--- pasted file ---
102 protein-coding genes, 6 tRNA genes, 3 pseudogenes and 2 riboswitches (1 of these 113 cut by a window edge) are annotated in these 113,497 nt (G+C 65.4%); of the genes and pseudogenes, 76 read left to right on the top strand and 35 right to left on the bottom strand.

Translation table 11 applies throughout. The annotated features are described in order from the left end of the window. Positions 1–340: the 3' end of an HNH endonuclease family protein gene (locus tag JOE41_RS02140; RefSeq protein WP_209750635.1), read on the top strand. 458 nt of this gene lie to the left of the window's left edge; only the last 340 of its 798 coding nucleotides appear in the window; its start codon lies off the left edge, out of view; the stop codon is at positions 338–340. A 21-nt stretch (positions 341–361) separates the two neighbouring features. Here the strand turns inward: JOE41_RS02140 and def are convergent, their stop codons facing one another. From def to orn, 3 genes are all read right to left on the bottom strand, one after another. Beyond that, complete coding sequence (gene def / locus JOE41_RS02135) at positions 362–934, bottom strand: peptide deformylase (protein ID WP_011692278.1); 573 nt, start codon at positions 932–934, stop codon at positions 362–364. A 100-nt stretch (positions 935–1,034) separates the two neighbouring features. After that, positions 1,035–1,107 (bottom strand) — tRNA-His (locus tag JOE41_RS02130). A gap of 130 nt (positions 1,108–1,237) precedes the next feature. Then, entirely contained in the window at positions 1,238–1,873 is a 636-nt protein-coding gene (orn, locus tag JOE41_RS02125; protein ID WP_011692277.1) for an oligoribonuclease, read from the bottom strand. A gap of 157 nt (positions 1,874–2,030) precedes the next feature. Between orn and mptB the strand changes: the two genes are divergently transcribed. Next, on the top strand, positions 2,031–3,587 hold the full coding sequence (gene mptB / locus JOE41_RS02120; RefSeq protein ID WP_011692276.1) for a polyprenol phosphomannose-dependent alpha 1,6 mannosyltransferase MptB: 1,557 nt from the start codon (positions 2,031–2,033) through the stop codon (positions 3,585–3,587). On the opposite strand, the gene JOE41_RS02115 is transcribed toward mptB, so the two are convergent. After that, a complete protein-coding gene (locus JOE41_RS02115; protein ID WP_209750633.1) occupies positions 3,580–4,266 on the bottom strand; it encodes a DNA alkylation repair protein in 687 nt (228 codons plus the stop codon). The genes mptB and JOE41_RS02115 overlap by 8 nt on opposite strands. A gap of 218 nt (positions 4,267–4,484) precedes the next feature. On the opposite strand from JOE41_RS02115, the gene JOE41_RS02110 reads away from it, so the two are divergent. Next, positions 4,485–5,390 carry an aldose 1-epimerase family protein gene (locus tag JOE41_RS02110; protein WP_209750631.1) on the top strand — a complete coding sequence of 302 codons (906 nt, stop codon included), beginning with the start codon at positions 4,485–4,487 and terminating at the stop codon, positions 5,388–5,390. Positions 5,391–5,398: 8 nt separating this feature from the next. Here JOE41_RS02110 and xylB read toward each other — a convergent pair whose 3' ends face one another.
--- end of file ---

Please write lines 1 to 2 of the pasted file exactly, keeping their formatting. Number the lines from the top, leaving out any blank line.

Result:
102 protein-coding genes, 6 tRNA genes, 3 pseudogenes and 2 riboswitches (1 of these 113 cut by a window edge) are annotated in these 113,497 nt (G+C 65.4%); of the genes and pseudogenes, 76 read left to right on the top strand and 35 right to left on the bottom strand.

Translation table 11 applies throughout. The annotated features are described in order from the left end of the window. Positions 1–340: the 3' end of an HNH endonuclease family protein gene (locus tag JOE41_RS02140; RefSeq protein WP_209750635.1), read on the top strand. 458 nt of this gene lie to the left of the window's left edge; only the last 340 of its 798 coding nucleotides appear in the window; its start codon lies off the left edge, out of view; the stop codon is at positions 338–340. A 21-nt stretch (positions 341–361) separates the two neighbouring features. Here the strand turns inward: JOE41_RS02140 and def are convergent, their stop codons facing one another. From def to orn, 3 genes are all read right to left on the bottom strand, one after another. Beyond that, complete coding sequence (gene def / locus JOE41_RS02135) at positions 362–934, bottom strand: peptide deformylase (protein ID WP_011692278.1); 573 nt, start codon at positions 932–934, stop codon at positions 362–364. A 100-nt stretch (positions 935–1,034) separates the two neighbouring features. After that, positions 1,035–1,107 (bottom strand) — tRNA-His (locus tag JOE41_RS02130). A gap of 130 nt (positions 1,108–1,237) precedes the next feature. Then, entirely contained in the window at positions 1,238–1,873 is a 636-nt protein-coding gene (orn, locus tag JOE41_RS02125; protein ID WP_011692277.1) for an oligoribonuclease, read from the bottom strand. A gap of 157 nt (positions 1,874–2,030) precedes the next feature. Between orn and mptB the strand changes: the two genes are divergently transcribed. Next, on the top strand, positions 2,031–3,587 hold the full coding sequence (gene mptB / locus JOE41_RS02120; RefSeq protein ID WP_011692276.1) for a polyprenol phosphomannose-dependent alpha 1,6 mannosyltransferase MptB: 1,557 nt from the start codon (positions 2,031–2,033) through the stop codon (positions 3,585–3,587). On the opposite strand, the gene JOE41_RS02115 is transcribed toward mptB, so the two are convergent. After that, a complete protein-coding gene (locus JOE41_RS02115; protein ID WP_209750633.1) occupies positions 3,580–4,266 on the bottom strand; it encodes a DNA alkylation repair protein in 687 nt (228 codons plus the stop codon). The genes mptB and JOE41_RS02115 overlap by 8 nt on opposite strands. A gap of 218 nt (positions 4,267–4,484) precedes the next feature. On the opposite strand from JOE41_RS02115, the gene JOE41_RS02110 reads away from it, so the two are divergent. Next, positions 4,485–5,390 carry an aldose 1-epimerase family protein gene (locus tag JOE41_RS02110; protein WP_209750631.1) on the top strand — a complete coding sequence of 302 codons (906 nt, stop codon included), beginning with the start codon at positions 4,485–4,487 and terminating at the stop codon, positions 5,388–5,390. Positions 5,391–5,398: 8 nt separating this feature from the next. Here JOE41_RS02110 and xylB read toward each other — a convergent pair whose 3' ends face one another.